In the Loop
Student Stories : Sep 24, 2015

City of Houston purchases work from ceramics student for display at George Bush Intercontinental Airport

Second year ceramics student Christina Carfora has just sold her first piece of work that will go into a public collection. For the past six years, she has been selling her work through the Asher Gallery at the Houston Center for Contemporary Craft (HCCC) as well as a few other galleries in Houston, Denver and some private commissions. This piece titled Invasion of a New Environment will be her introduction to the public through its display at the George Bush Intercontinental Airport. The HCCC and the Houston Arts Alliance worked together to make the acquisition possible.

Through her travels to twenty-three countries, a year and a half living in Indonesia and having spent time studying in the Czech Republic, France and Peru, Carfora uses social issues and experiences encountered on her international travels to provide the foundation for a visual narrative found in her work.

“I approach the issues through the eyes of a naive backpacker, brimming with questions and observations as I encounter a new environment,” says Carfora. “They are not issues I seek out but rather are issues I try and make sense of after I encounter them.”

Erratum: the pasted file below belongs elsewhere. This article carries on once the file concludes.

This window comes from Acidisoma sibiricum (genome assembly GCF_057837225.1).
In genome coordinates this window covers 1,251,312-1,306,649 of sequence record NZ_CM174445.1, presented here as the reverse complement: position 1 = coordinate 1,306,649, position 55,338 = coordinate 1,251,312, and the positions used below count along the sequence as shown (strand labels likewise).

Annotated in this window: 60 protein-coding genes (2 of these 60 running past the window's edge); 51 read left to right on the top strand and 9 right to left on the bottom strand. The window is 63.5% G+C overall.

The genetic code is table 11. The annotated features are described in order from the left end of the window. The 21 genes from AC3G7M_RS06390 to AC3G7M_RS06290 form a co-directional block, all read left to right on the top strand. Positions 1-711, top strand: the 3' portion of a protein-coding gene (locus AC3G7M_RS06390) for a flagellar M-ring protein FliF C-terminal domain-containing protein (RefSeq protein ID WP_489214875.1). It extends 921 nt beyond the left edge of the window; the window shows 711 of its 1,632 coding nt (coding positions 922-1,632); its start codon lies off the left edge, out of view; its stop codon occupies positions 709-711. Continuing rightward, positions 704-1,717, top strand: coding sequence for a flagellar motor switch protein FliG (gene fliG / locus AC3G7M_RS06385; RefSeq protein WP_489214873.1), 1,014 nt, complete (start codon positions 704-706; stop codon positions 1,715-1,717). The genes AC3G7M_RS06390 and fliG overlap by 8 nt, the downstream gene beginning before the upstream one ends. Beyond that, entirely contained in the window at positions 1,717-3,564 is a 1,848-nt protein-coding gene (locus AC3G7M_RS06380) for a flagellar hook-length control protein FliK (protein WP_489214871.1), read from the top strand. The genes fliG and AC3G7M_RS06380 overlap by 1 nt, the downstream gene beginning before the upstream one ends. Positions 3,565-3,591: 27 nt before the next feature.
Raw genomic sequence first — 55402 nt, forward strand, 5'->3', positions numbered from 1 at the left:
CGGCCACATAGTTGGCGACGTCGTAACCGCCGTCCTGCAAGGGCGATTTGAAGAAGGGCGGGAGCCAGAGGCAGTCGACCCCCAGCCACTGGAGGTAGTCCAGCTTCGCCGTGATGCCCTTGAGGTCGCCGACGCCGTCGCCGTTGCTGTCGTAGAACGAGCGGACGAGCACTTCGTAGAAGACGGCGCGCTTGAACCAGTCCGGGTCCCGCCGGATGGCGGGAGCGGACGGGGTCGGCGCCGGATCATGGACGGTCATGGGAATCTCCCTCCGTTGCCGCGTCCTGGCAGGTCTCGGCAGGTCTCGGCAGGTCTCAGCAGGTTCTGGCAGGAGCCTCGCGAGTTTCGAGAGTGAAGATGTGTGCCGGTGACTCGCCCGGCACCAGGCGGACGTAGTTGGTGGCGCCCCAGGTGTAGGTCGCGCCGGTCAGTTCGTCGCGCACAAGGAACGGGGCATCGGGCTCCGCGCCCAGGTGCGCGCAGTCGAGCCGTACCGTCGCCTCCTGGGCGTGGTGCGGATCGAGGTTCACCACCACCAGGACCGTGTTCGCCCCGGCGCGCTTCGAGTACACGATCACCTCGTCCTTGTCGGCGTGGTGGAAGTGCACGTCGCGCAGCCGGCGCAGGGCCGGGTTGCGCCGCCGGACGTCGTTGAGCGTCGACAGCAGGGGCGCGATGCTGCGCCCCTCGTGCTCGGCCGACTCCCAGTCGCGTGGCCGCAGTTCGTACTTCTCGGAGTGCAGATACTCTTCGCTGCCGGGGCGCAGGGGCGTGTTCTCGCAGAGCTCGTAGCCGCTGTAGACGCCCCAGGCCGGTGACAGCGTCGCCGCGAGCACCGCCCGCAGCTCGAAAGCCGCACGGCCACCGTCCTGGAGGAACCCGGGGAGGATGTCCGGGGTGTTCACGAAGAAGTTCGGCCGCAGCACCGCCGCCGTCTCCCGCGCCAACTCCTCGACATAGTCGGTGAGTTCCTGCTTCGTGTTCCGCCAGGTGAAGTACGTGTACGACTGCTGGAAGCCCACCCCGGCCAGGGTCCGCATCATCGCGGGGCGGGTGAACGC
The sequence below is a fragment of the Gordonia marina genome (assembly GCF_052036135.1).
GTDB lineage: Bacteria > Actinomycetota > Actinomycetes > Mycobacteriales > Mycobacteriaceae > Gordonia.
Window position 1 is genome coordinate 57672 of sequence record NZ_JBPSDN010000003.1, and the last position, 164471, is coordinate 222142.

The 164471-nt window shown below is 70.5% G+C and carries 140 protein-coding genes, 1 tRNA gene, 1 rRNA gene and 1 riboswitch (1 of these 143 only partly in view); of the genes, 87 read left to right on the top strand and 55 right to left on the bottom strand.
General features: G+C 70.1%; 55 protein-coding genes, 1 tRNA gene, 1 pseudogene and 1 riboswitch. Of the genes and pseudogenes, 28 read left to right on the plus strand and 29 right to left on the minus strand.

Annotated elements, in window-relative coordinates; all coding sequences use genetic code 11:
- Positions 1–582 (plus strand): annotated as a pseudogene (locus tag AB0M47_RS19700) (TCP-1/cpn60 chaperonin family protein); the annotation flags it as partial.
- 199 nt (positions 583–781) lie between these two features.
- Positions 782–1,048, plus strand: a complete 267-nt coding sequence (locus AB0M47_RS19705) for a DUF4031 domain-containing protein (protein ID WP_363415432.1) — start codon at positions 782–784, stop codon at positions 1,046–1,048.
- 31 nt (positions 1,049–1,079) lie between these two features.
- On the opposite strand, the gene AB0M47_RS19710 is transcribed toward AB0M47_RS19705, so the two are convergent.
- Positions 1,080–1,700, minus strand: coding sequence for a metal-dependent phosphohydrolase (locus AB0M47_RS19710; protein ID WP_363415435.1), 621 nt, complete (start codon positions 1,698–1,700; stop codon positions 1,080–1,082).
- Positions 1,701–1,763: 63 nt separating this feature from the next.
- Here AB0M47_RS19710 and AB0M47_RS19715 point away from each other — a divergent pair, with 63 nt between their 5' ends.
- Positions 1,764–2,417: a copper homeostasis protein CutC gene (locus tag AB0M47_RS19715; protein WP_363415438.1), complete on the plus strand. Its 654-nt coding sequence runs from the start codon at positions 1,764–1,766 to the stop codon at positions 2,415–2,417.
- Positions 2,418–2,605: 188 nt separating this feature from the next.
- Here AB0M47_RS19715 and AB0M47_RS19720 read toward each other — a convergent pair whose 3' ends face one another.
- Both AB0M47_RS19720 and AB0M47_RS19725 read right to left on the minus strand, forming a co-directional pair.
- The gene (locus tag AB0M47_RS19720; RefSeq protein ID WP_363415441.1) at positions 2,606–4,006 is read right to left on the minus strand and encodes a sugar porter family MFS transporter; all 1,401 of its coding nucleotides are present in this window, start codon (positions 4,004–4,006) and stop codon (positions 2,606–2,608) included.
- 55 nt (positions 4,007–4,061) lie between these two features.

Instead of answering questions, Carfora hopes to spark conversation.

“I attempt to document my travels and discoveries in an unbiased way, but the human influence always seeps in through the gaps,” she says. 

Carfora works both two- and three-dimensionally, and her “unnatural history” drawings are integrally tied to her figurative ceramics. Informed by the drawings, her figurative sculptures are life-size and encourage the viewer to walk in to the space become enveloped in a conversation in a different way.

“This sculpture depicts a tourist who is heavily laden with items that alter or enhance one’s vision,” she explains.  “When interacting with the figure, the reaction is more familiar and emotional.”

Carfora has had the opportunity to travel to some very remote places around the earth. 

“In our society, we easily become ensnared in our daily activities,” she says. “By sharing this unique insight, I hope the viewer will pause for a moment to think about the world around us.

With this in mind, I am delighted my tourist will take up permanent residence in an international airport!”